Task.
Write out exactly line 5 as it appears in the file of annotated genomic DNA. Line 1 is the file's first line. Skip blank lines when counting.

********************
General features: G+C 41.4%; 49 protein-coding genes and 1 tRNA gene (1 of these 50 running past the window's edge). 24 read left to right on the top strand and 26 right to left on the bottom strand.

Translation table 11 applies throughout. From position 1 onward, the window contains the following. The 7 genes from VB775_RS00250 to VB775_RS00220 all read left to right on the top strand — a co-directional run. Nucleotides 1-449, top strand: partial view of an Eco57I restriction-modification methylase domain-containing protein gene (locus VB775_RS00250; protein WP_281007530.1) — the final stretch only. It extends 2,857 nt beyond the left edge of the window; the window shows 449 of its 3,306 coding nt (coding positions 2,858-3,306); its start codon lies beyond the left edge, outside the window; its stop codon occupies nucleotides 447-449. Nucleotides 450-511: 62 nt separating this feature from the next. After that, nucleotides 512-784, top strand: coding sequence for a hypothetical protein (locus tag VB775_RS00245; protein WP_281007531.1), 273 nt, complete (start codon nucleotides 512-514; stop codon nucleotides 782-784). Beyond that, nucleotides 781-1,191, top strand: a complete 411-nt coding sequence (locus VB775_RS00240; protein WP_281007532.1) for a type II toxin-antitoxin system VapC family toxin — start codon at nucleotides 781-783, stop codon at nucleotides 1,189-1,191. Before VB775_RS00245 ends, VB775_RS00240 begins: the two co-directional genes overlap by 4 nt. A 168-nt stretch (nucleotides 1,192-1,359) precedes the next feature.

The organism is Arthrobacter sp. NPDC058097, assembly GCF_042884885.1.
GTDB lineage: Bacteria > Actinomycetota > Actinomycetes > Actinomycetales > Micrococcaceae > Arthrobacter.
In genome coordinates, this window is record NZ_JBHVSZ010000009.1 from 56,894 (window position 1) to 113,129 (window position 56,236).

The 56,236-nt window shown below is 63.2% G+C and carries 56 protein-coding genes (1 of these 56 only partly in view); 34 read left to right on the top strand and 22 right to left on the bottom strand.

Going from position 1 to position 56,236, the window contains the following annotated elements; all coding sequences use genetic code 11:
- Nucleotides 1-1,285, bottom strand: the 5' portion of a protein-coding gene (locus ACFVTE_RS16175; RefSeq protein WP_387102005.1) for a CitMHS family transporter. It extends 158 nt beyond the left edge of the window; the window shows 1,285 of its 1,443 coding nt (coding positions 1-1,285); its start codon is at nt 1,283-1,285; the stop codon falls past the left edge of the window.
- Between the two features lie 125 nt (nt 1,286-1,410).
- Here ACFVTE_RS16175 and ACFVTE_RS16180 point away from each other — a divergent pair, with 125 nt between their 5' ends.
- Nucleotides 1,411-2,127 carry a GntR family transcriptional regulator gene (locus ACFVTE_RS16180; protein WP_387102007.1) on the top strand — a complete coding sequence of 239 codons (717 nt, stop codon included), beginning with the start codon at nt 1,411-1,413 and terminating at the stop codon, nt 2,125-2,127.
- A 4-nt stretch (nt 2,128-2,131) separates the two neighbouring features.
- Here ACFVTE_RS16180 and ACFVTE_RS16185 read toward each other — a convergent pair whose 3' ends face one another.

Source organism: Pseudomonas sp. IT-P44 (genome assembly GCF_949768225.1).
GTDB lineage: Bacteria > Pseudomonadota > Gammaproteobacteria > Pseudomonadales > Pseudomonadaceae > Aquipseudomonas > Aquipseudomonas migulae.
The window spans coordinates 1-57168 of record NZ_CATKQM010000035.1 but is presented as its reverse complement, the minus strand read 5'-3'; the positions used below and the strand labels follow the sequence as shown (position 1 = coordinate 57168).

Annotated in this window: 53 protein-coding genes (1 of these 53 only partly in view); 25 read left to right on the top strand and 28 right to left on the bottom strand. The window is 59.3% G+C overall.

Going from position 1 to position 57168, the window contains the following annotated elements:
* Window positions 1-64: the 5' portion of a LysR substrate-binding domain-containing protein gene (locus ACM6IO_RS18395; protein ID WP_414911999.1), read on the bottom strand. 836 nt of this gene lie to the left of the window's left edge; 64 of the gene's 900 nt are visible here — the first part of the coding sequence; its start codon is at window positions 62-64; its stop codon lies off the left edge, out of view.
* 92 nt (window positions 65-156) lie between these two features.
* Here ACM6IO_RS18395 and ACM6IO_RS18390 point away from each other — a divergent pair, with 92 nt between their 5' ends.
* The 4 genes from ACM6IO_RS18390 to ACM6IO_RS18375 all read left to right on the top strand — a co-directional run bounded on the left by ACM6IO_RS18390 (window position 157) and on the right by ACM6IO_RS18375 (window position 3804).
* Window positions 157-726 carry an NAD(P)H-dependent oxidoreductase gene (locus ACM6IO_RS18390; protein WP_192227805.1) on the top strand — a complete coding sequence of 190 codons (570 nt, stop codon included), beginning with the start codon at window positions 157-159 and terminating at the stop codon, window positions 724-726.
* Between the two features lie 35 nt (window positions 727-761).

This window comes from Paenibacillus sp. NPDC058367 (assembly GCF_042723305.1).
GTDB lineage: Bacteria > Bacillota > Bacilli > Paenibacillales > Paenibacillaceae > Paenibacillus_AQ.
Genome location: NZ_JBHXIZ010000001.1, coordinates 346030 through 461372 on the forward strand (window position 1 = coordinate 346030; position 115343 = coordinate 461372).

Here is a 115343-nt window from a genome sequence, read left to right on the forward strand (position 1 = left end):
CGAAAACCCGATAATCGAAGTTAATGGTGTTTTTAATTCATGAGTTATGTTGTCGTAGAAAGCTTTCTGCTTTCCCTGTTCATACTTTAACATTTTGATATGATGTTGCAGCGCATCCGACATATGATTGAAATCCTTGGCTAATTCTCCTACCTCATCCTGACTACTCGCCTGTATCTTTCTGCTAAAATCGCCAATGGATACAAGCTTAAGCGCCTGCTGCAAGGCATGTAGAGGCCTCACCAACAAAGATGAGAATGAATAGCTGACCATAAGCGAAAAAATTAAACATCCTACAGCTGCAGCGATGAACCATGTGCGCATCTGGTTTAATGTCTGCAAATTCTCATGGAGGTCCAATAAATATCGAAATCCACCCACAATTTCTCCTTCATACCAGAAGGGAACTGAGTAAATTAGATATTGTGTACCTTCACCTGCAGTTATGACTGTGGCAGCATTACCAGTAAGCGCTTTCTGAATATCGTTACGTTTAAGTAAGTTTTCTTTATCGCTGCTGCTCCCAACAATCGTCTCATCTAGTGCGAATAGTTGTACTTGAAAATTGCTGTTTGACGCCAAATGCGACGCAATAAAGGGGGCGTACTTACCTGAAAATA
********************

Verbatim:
In genome coordinates, this window is record NZ_JBHVSZ010000009.1 from 56,894 (window position 1) to 113,129 (window position 56,236).